Northwest Horizons

One small step: Plastic straw bans help towards a better environment

Senior+Angela+Seo+poses+with+a+cup+that+has+a+single-use+plastic+straw.+Plastic+straws+have+been+banned+in+various+cities+around+the+U.S.
Senior Angela Seo poses with a cup that has a single-use plastic straw. Plastic straws have been banned in various cities around the U.S.

Senior Angela Seo poses with a cup that has a single-use plastic straw. Plastic straws have been banned in various cities around the U.S.

Senior Angela Seo poses with a cup that has a single-use plastic straw. Plastic straws have been banned in various cities around the U.S.

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Present at every restaurant, cafe and home, plastic straws are one of the most used pieces of plastic. Yet, there is not a single recycling program that accepts them due to the lightness and thinness. Not only are they non-recyclable, but they are also nonbiodegradable, which means plastic waste is collected in landfills and oceans, harming the environment.  

Straws are in the top 10 most common piece of trash collected in 2017 on global beaches. About 71 percent of seabirds and 30 percent of turtles were found with plastic in their stomachs. 500 million disposable straws are used every day in the USA, which is enough to fill 127 buses.

“Frankly, I don’t see the overall purpose of plastic straws,” senior Landon Clary said. “One, is it that hard to bring a cup up to your mouth? No, it is not. Two, it is much easier and much more resourceful to use reusable straws like my personal favorite, the stainless steel aluminum straws that make water taste better.”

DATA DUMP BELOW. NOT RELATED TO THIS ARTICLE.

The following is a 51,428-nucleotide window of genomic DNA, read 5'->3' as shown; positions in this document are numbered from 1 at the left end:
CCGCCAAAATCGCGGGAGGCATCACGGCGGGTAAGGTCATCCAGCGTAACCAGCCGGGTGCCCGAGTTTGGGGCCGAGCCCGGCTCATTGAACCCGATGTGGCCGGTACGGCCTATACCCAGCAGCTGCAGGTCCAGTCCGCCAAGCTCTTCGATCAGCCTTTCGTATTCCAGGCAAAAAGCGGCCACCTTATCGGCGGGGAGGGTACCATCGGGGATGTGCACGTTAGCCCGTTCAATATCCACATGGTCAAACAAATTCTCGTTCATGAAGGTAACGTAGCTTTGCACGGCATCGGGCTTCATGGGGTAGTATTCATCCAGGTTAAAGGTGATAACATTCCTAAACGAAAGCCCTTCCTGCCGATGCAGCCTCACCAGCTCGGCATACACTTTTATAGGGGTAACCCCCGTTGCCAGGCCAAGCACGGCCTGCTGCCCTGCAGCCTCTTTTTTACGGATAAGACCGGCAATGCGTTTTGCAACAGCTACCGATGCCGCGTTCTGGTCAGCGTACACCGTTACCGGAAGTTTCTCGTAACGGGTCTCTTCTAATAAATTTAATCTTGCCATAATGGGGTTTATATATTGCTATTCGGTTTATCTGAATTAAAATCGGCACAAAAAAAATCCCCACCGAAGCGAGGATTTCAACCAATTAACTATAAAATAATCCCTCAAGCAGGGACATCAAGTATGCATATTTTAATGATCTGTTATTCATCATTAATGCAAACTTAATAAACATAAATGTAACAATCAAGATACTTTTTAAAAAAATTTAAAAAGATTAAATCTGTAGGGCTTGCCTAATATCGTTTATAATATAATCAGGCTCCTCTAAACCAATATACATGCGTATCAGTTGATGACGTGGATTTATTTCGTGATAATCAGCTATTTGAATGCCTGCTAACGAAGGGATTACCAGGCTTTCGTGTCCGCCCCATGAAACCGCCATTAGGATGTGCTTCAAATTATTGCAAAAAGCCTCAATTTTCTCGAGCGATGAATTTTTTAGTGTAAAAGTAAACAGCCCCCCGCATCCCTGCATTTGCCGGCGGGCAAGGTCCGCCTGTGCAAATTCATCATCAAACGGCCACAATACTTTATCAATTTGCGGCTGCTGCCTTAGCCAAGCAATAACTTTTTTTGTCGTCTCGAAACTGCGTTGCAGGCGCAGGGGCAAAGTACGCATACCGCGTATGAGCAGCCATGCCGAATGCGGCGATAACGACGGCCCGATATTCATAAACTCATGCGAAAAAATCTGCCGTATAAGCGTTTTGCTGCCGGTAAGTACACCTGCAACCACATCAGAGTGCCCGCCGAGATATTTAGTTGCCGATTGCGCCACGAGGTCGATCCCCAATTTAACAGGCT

However, for those who do have a condition or disability where straws are needed, reusable or compostable straws are a great alternative to plastic straws.

The movement behind reducing plastic straw use has grown after cities and states around the United States started to do something about it. California announced to be the first state to nix plastic straws from restaurant tables. In July, Seattle became the first major US city to ban single-use plastic straws and utensils.

“You should use reusable straws to save the environment,” junior Shanna Kim said. “When I’m at home, I use reusable straws for ice coffee or smoothies.”

Reducing the use of plastic straws is an act that is small and simple to do. Although banning single-use plastic straws won’t fix the problem of the plethora of plastic in the landfills or in the ocean, it is a crucial first-step needed to make a bigger and more positive impact on the environment.

 

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One small step: Plastic straw bans help towards a better environment